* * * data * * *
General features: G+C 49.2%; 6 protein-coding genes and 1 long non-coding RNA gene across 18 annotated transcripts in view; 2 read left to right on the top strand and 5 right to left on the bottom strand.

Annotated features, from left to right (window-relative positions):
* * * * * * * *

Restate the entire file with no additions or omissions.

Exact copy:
General features: G+C 49.2%; 6 protein-coding genes and 1 long non-coding RNA gene across 18 annotated transcripts in view; 2 read left to right on the top strand and 5 right to left on the bottom strand.

Annotated features, from left to right (window-relative positions):